Proper 11

July 23, 2000
See Also: 
Reading 1: 
2 Samuel 7:1-14a
Reading 2: 
Psalm 89:20-37
Reading 3: 
Ephesians 2:11-22
Reading 4: 
Mark 6:30-34, 53-56
Alt Reading 2: 
Psalm 23
Alt Reading 1: 
Jeremiah 23:1-6
By Marjorie Suchocki

The Texts
David is dissuaded from building a temple to the Lord; this is a task that will fall to his son. Psalm 89 as a whole is a beautiful celebration of the goodness of God; the selections of the Psalm chosen for the lectionary speak of God's covenant with David. Ephesians continues the issues mentioned in the previous week's reading, detailing how Christ has broken down “the barrier of the dividing wall” of prejudice that separates us one from the other. Mark 5 speaks of Jesus' compassion for the multitudes and his ministry of healing; the text curiously omits the significant feeding of the five thousand in verses 35-44 and the stilling of the waters in verses 45-52.

Process Themes: Psalm 89
We do not often preach on the Psalms, but Psalm 89 deserves a sermon or two! The lectionary text highlights God's covenant with David, but to preach on this Psalm requires attention to the Psalm as a whole. There are four parts: 1) The first is a paean of praise to the very nature of God. It sings of “the loving kindness of the Lord forever.” Loving kindness is paired with righteousness, justice, and truth, all of which define God's nature. 2) This everlasting nature of God is manifest in history through God's covenant with David, but this covenant requires that David (and by extension, all rulers of Israel) govern in conformity with God's nature. 3) Insofar as David's descendents have not so ruled, disasters have befallen the people. 4) But since God is God, everlastingly full of loving kindness, righteousness, justice, and truth, can we not count on God to call us back to being a reflection in history of God's own nature? And the Psalmist concludes this plea with, “Blessed be the Lord forever!” The Psalm celebrates the faithfulness and constancy of God's character, calling us to lives that could be named as an “image of God.” We, too, are called to loving kindness, righteousness, justice, and truth. Each quality conditions and defines the others. For example, loving kindness does not stand alone, but is qualified by righteousness, justice and truth. Truth, likewise, is not some abstract standard, but is measured by loving kindness, righteousness, and justice. In a process world, these qualities do not oppose each other, but condition each other. This is so within God's own self, and it is also how we are called to live.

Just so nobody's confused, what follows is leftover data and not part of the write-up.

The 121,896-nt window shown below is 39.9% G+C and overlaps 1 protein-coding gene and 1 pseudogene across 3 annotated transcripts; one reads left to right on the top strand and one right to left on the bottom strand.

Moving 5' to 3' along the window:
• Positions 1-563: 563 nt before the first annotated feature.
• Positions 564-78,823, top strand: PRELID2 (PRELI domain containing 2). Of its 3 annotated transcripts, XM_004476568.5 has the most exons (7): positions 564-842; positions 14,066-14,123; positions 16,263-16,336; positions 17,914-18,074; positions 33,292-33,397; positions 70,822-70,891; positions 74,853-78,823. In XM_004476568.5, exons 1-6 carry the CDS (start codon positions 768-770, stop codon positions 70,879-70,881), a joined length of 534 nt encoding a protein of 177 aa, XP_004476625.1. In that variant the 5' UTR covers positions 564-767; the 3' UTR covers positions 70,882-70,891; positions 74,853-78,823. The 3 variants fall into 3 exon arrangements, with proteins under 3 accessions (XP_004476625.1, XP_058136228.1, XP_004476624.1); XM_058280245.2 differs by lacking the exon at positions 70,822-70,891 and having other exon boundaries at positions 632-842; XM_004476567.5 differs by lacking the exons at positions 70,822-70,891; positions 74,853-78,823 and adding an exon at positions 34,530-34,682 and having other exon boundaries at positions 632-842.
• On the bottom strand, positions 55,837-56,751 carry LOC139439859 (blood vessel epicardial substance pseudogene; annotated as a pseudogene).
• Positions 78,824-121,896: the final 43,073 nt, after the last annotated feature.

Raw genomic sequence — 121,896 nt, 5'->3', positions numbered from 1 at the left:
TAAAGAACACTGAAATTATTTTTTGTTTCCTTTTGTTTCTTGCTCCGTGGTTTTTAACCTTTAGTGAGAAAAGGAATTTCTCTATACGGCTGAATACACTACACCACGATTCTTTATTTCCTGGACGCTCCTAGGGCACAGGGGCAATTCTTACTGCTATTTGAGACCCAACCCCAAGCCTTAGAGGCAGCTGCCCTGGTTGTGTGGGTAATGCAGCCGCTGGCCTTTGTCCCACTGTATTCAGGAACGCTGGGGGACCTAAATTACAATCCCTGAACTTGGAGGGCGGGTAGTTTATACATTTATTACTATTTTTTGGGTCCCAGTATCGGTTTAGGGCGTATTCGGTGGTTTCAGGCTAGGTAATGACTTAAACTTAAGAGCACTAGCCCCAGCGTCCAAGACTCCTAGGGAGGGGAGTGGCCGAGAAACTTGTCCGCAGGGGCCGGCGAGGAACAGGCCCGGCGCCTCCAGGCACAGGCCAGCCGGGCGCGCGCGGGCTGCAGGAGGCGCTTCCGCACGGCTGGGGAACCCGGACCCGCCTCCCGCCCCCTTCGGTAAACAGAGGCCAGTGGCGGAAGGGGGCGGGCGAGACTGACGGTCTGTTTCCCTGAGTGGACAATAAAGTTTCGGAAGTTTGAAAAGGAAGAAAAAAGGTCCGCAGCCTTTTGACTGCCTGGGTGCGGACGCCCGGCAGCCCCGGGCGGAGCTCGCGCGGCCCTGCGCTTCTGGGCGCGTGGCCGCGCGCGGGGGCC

Marjorie Hewitt Suchocki is Professor Emerita, Claremont School of Theology, co-director of Process Studies, and the author of several books, including Divinity and Diversity, God Christ Church, and In God's Presence. She is the director of the annual Whitehead International Film Festival, held in Mudd Theatre during Martin Luther King, Jr., weekend and also teaches a Faith & Film class during this event.